Solving Linear Systems (Basic Question)

In summary, the conversation discusses the frustration with understanding how to obtain a solution to a linear system, specifically through geometric means without using the substitution method or elimination. The equations y = x + 5 and b = 2*a are given as an example, with the solution being (x=a=5 and y=b=10) or (x=b=-5 and y=a=-10). The conversation also delves into the solution sets for each equation and the intersection of these sets as the solution to the system. The individual also questions the convention of writing ordered pairs and seeks clarification on their understanding.
  • #1
Atran
93
1
Hi. I don't understand how a solution to a linear system is obtained (for example geometrically; don't consider the substitution method and elimination), and I am feeling very frustrated.

Say I have the following equations:
y = x + 5
b = 2*a (the relation remains the same even if I change the variables)
Obviously, the solution is (x=a=5 and y=b=10) or (x=b=-5 and y=a=-10).

The first equation has the solution sets, A1={(x, x+5) : x∈R} and A2={(x+5, x) : x∈R}.
The second equation has the solution sets, B1={(x, 2*x) : x∈R} and B2={(2*x, x) : x∈R}

A1 ∩ B1 and A2 ∩ B2 are the solution sets to the system, if x=a and y=b.
A1 ∩ B2 and A2 ∩ B1 are the solution sets to the system, if x=b and y=a.

How can I prove that the variables which are meant to be equal (for example x=a), must be both the first or the second element in given pairs? For example if x=a and I consider A2, then I must consider B2, i.e. if x is the second element of the pairs x and y, then a must also be the second element of pairs a and b.

Am I thinking right? I've been looking at many websites but none really cleared up my confusion.
I'm really thankful if you can explain this clearly.
 
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  • #2
Atran said:
Hi. I don't understand how a solution to a linear system is obtained (for example geometrically; don't consider the substitution method and elimination), and I am feeling very frustrated.

Say I have the following equations:
y = x + 5
b = 2*a (the relation remains the same even if I change the variables)
Obviously, the solution is (x=a=5 and y=b=10) or (x=b=-5 and y=a=-10).
The two equations involve different pairs of variables, so the two equations aren't related at all. If the second equation happened to be y = 2x, then you would have two lines that intersect. The intersection point would be the solution of the system of equations.
Atran said:
The first equation has the solution sets, A1={(x, x+5) : x∈R} and A2={(x+5, x) : x∈R}.
The second equation has the solution sets, B1={(x, 2*x) : x∈R} and B2={(2*x, x) : x∈R}
By convention we write the ordered pairs as (x, y), in that order. The solution set would be {(x, y) | y = x + 5, x ##\in## R}, and similar for the second equation.
Atran said:
A1 ∩ B1 and A2 ∩ B2 are the solution sets to the system, if x=a and y=b.
A1 ∩ B2 and A2 ∩ B1 are the solution sets to the system, if x=b and y=a.
Why are you doing this? By using a different set of variables (a and b), you are overcomplicating what is a simple problem.
Atran said:
How can I prove that the variables which are meant to be equal (for example x=a), must be both the first or the second element in given pairs? For example if x=a and I consider A2, then I must consider B2, i.e. if x is the second element of the pairs x and y, then a must also be the second element of pairs a and b.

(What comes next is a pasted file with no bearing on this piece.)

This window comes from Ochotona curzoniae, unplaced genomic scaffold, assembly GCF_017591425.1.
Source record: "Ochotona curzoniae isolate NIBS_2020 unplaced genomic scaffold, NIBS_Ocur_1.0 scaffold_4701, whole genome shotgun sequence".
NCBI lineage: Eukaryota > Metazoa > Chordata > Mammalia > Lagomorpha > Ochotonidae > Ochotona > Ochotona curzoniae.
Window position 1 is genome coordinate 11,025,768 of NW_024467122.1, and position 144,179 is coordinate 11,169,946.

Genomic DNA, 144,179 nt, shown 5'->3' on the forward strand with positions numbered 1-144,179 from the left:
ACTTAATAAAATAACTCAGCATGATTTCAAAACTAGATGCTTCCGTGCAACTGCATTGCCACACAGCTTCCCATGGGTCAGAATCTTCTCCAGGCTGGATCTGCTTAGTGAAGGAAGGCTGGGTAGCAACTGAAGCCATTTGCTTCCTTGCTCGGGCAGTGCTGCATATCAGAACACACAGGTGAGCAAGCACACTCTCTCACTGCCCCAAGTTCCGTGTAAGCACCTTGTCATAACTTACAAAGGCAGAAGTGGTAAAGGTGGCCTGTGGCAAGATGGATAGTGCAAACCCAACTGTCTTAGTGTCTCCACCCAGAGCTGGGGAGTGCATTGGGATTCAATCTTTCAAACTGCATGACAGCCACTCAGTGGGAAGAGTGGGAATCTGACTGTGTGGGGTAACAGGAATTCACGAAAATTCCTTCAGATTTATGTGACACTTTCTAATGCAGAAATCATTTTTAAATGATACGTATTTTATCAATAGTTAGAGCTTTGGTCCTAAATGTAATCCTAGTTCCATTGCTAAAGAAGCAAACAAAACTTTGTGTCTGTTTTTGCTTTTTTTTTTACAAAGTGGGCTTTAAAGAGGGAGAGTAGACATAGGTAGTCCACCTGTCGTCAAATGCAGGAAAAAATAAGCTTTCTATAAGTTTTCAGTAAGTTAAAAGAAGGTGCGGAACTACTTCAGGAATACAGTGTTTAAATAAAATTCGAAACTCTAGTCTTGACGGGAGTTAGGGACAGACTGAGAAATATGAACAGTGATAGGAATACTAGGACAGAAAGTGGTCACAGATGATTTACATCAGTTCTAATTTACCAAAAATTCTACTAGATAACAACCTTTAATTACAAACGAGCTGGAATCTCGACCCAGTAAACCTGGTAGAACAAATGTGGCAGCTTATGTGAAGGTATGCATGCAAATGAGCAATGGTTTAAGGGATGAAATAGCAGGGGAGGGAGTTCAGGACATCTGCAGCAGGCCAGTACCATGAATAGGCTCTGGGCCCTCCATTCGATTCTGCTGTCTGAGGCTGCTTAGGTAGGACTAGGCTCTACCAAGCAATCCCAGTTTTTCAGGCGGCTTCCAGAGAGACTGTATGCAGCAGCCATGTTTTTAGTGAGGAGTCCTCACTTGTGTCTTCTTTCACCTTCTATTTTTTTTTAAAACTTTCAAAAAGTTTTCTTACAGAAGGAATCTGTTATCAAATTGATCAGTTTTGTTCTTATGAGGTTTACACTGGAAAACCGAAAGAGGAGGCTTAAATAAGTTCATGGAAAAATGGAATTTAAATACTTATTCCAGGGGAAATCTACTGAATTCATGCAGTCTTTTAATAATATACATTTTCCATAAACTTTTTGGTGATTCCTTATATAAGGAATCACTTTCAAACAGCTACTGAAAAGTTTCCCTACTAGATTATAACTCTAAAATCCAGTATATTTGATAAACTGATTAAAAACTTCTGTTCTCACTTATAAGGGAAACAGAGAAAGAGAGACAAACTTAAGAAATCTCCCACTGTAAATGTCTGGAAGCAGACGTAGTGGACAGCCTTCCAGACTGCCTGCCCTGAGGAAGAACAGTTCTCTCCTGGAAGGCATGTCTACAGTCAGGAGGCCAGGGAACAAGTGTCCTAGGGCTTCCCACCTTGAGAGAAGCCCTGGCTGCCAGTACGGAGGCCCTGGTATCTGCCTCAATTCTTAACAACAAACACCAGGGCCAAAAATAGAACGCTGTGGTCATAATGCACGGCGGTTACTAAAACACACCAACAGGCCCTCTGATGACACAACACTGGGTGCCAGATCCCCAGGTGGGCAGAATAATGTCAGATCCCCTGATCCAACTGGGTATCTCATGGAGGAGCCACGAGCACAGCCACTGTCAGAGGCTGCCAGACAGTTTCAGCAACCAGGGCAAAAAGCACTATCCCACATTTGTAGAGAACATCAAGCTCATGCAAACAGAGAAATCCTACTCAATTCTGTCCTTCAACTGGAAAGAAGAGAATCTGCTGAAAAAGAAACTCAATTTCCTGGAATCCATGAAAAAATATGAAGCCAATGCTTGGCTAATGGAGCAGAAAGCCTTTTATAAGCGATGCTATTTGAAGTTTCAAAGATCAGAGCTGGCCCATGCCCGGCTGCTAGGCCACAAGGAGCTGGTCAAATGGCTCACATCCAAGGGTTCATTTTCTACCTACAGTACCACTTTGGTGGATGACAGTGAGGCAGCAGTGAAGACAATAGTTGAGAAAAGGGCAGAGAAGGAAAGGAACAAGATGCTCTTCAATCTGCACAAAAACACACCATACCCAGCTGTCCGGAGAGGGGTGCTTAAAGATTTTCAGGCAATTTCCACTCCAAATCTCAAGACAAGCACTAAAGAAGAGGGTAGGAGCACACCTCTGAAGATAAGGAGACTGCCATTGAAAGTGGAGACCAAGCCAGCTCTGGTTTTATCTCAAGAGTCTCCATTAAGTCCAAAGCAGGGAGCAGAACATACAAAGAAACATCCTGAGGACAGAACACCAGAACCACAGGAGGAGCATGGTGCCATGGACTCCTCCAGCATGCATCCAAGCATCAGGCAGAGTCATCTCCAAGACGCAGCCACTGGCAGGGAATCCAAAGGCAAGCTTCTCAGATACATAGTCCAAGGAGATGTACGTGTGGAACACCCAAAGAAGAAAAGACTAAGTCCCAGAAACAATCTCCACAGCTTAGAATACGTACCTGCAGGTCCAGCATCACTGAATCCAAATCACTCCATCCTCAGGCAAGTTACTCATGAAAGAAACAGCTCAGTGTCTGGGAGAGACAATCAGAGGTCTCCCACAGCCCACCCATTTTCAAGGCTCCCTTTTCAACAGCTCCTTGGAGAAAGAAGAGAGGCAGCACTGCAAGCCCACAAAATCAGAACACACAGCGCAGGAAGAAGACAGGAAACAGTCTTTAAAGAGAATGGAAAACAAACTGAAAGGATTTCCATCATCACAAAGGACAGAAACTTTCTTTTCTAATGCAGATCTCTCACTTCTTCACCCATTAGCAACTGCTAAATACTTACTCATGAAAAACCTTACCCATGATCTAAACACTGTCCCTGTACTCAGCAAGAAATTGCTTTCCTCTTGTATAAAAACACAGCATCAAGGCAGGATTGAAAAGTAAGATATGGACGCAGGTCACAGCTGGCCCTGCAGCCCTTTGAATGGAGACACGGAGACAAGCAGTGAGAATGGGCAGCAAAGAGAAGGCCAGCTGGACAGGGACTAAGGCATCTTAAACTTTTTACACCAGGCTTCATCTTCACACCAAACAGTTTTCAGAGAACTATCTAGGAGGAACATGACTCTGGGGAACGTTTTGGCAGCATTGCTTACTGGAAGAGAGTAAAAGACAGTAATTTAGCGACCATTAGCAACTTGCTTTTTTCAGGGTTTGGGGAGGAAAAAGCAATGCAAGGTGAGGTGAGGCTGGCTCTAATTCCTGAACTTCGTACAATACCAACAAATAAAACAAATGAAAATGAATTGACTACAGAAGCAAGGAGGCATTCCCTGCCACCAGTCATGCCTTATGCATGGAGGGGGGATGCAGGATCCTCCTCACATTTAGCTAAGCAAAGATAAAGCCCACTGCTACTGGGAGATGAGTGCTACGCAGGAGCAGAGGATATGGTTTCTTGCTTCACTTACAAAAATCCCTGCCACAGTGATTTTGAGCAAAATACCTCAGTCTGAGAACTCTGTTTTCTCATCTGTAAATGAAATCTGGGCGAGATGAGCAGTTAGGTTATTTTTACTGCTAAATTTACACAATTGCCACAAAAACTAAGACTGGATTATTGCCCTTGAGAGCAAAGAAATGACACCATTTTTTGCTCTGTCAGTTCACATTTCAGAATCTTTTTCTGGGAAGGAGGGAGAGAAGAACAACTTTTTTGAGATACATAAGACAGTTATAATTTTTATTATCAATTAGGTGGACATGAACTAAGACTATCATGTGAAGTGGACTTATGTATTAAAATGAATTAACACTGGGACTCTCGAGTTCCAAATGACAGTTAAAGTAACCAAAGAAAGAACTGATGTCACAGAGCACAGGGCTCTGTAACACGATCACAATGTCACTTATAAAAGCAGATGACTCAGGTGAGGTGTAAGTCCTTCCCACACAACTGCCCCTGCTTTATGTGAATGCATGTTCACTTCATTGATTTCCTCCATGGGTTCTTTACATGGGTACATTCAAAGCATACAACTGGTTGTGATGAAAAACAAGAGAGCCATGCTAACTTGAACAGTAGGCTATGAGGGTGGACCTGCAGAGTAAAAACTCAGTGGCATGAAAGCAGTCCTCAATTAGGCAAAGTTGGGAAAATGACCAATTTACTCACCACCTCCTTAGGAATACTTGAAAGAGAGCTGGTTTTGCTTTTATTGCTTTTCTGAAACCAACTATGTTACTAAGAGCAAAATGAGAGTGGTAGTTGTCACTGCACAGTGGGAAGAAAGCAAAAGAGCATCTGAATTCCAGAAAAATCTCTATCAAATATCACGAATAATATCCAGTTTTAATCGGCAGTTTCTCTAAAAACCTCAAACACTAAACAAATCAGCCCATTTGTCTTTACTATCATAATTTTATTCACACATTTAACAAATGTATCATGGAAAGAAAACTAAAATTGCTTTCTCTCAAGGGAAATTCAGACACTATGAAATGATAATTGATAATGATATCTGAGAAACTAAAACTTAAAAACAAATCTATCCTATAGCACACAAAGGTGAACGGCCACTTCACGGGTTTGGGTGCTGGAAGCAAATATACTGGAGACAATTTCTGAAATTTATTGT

You don't need to prove this, as the variables appear in a certain order by convention. If you write the system as
y = x + 5
y = 2x

then the system is trivial to solve.
Atran said:
Am I thinking right? I've been looking at many websites but none really cleared up my confusion.
I'm really thankful if you can explain this clearly.
 
  • #3
I don't understand how those two equations form a linear system, or your "solution."
 

Related to Solving Linear Systems (Basic Question)

1. What is a linear system?

A linear system is a set of two or more linear equations that are solved simultaneously to find the values of the variables that satisfy all of the equations.

2. How do you solve a linear system?

There are several methods for solving a linear system, including substitution, elimination, and graphing. The most commonly used method is elimination, where you eliminate one variable by adding or subtracting the equations from each other until only one variable remains.

3. Can a linear system have more than one solution?

Yes, a linear system can have one, infinite, or no solutions. One solution exists when the two equations intersect at a single point, infinite solutions exist when the two equations are equivalent and overlap, and no solutions exist when the two equations are parallel and do not intersect.

4. Why is solving linear systems important?

Solving linear systems is important because it allows us to find the values of variables in real-world situations, such as in business, engineering, and science. It also helps us to understand the relationships between different variables and make predictions based on those relationships.

5. Are there any tips for solving linear systems more efficiently?

One helpful tip is to always check your solution by substituting the values into each equation to ensure that they satisfy all of the equations. Additionally, it can be helpful to solve for one variable first and then substitute that value into the other equation to solve for the remaining variable.

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